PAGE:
Remember that Amoris Laetitia is online in pdf format here. If one paragraph a day is too slow a pace for your personal curiosity, go there to read in full.
Today, a short reminder about not rights, but responsibility:
17. Parents have a serious responsibility for this work of education, as the Biblical sages often remind us (cf. Prov 3:11-12; 6:20-22; 13:1; 22:15; 23:13-14; 29:17). Children, for their part, are called to accept and practice the commandment: “Honor your father and your mother” (Ex 20:12). Here the verb “to honor” has to do with the fulfilment of family and social commitments; these are not to be disregarded under the pretense of religious motives (cf. Mk 7:11-13). “Whoever honors his father atones for sins, and whoever glorifies his mother is like one who lays up treasure” (Sir 3:3-4).
Pope Francis frames the family as a community with mutual responsibilities. Do parents have a “right” to be obeyed? Some children are more capable of this than others. Do children have a “right” to good formation? Some parents have good intentions and yet they seem to provide less well than others. It doesn’t seem fair, but it is a reality of being human. We are not perfect.
The wisdom in this brief passage is the Holy Father’s focus on what a person can do for her or his family members. Instead of focusing on what is “owed,” the believer concentrates on personal commitments. This seems to make things simple and manageable.
Speaking for myself, I concentrate on providing for my wife and daughter, on loving them, on making their life easy, on giving them honor and respect. If they were totally inattentive to that, my responsibility would not change.
Any readers have their observations about this passage?
I don’t know how the rearing of children adjusted to the move from house churches to the basilicas of late antiquity. The West has never been more child-focused than it is today, yet some Christians seem to struggle with matching society’s efforts in indoctrination.
In this paragraph, Pope Francis draws on the Old Testament tradition to remind us that Passover, at the center of Jewish identity, was a locus for the formatino of children:
16. The Bible also presents the family as the place where children are brought up in the faith. This is evident from the description of the Passover celebration (cf. Ex 12:26-27; Deut 6:20-25) and it later appears explicitly in the Jewish haggadah, the dialogue accompanying the rite of the Passover meal.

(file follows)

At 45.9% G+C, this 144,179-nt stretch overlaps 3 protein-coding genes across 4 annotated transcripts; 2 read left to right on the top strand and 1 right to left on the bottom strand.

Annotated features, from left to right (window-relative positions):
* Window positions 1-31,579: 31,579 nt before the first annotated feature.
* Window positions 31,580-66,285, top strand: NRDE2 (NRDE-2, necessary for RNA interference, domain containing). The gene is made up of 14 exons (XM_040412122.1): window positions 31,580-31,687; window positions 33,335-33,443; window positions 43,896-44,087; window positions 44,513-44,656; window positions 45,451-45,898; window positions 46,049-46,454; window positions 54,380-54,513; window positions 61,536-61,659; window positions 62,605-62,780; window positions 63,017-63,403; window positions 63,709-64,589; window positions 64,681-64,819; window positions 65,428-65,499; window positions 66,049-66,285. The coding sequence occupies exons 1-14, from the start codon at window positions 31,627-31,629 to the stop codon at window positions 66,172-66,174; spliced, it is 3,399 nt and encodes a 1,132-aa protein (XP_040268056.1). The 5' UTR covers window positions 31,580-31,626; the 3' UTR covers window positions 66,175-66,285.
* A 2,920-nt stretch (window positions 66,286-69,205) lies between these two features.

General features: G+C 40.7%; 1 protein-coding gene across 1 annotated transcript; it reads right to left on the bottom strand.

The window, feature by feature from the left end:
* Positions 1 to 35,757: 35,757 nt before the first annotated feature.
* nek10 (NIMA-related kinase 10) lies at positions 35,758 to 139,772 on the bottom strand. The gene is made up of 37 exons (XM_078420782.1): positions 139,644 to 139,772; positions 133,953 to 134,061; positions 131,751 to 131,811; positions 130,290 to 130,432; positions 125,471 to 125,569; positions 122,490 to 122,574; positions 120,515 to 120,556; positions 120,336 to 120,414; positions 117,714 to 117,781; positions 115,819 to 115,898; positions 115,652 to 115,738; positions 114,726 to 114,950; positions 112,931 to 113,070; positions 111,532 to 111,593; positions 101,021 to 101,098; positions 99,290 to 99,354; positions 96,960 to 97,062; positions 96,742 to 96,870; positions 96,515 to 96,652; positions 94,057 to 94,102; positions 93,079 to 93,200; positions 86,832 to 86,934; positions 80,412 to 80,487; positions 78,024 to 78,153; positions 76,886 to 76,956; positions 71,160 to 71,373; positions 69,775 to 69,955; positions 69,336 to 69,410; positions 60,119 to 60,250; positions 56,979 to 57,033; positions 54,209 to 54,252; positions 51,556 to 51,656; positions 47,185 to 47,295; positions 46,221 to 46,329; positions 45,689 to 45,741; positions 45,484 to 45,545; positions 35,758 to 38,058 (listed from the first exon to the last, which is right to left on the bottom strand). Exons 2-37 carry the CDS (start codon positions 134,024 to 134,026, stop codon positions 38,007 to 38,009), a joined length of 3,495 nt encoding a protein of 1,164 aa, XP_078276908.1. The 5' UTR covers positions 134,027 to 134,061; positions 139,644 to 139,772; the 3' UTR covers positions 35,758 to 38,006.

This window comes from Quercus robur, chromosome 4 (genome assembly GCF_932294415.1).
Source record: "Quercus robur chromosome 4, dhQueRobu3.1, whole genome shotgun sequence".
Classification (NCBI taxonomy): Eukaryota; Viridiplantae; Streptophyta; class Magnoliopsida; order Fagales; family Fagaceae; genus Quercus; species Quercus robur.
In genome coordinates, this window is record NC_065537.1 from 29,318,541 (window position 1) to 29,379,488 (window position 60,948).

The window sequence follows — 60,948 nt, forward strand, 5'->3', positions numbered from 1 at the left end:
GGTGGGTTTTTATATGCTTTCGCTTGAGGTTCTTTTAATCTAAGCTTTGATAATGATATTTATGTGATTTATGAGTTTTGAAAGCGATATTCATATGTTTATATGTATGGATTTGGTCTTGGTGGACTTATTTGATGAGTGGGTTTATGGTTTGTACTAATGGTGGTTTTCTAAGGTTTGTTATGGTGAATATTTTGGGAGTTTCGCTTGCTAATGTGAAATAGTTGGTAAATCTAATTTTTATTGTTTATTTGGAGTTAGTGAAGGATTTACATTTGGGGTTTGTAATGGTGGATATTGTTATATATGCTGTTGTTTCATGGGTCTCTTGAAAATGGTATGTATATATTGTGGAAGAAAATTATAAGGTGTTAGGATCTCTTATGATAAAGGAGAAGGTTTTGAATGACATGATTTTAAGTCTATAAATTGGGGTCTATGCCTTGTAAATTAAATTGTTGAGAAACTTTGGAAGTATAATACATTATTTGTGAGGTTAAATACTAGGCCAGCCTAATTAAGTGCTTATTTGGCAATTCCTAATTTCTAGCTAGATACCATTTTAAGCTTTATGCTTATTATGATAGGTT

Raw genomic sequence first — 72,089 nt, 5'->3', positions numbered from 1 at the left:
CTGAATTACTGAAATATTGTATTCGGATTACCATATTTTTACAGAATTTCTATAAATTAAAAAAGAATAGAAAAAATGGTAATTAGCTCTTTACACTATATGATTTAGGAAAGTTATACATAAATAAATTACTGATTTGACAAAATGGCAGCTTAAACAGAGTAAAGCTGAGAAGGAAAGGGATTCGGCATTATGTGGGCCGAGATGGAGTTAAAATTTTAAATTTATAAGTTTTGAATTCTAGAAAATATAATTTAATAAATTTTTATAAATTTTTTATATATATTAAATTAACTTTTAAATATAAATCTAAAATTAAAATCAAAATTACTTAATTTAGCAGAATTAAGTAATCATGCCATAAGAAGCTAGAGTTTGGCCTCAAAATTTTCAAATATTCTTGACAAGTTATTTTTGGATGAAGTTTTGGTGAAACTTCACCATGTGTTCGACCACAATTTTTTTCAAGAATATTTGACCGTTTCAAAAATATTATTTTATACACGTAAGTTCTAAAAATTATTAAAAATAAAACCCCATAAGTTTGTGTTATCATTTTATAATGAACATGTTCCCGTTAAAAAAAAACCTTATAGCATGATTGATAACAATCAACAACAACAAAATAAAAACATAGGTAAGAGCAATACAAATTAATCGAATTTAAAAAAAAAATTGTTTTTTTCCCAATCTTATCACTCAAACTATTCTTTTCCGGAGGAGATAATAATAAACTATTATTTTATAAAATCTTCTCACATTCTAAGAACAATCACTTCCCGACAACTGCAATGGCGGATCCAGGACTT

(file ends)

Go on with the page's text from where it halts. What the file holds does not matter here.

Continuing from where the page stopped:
The Bible too long to read or teach? Go to this psalm for a musical synopsis and the encouragement to form young ones in faith:
One of the Psalms celebrates the proclamation of faith within families: “All that we have heard and known, that our fathers have told us, we will not hide from their children, but tell to the coming generation the glorious deeds of the Lord, and his might, and the wonders which he has wrought. He established a testimony in Jacob, and appointed a law in Israel, which he commanded our fathers to teach to their children; that the next generation might know them, the children yet unborn, and arise and tell them to their children” (Ps 78:3-6).
The years convince me more and more that the classroom is the wrong setting for faith formation. In speaking of a “trade,” Pope Francis alludes to an apprenticeship:
The family is thus the place where parents become their children’s first teachers in the faith. They learn this “trade”, passing it down from one person to another: “When in time to come your son asks you… You shall say to him…” (Ex 13:14). Thus succeeding generations can raise their song to the Lord: “young men and maidens together, old and young together!”(Ps 148:12).
Remember to check the actual document Amoris Laetitia for the full scoop on this document.
Our discussion turns to the idea of the domestic church. Meeting in homes for prayer and worship is a Judeo-Christian tradition, not just in the Pauline citations, but going back at least to the Passover.
15. Here too, we can see another aspect of the family. We know that the New Testament speaks of “churches that meet in homes” (cf. 1 Cor 16:19; Rom 16:5; Col 4:15; Philem 2). A family’s living space could turn into a domestic church, a setting for the Eucharist, the presence of Christ seated at its table.
I wonder if Pope Francis is speaking less of home Masses and more a broad experience of the Eucharist. I was thinking of the way the Lord drew in a certain two disciples. As they came to reflect, the realization came: Jesus has been in our midst. The aim I think is less the home as a liturgical setting, but a deeper experience of the presence of Christ in the midst of the family.
We can never forget the image found in the Book of Revelation, where the Lord says: “Behold, I stand at the door and knock; if any one hears my voice and opens the door, I will come in to him and eat with him, and he with me” (Rev 3:20). Here we see a home filled with the presence of God, common prayer and every blessing. This is the meaning of the conclusion of Psalm 128, which we cited above: “Thus shall the man be blessed who fears the Lord. The Lord bless you from Zion!” (Ps 128:4-5).
Remember to check online for the full document Amoris Laetitia. But a question for you readers: why does Pope Francis refer to the “setting for the Eucharist” rather than something like a chapel for the reservation of the Eucharist? What do you suppose that means?
Remember to check the actual link to Amoris Laetitia for the full document. This section and the four that follow (14-18) fall under a subtitle of “Your Children are as the Shoots of an Olive Tree.” We return to the 128th psalm, where Pope Francis interprets the image of greenery around a shared table: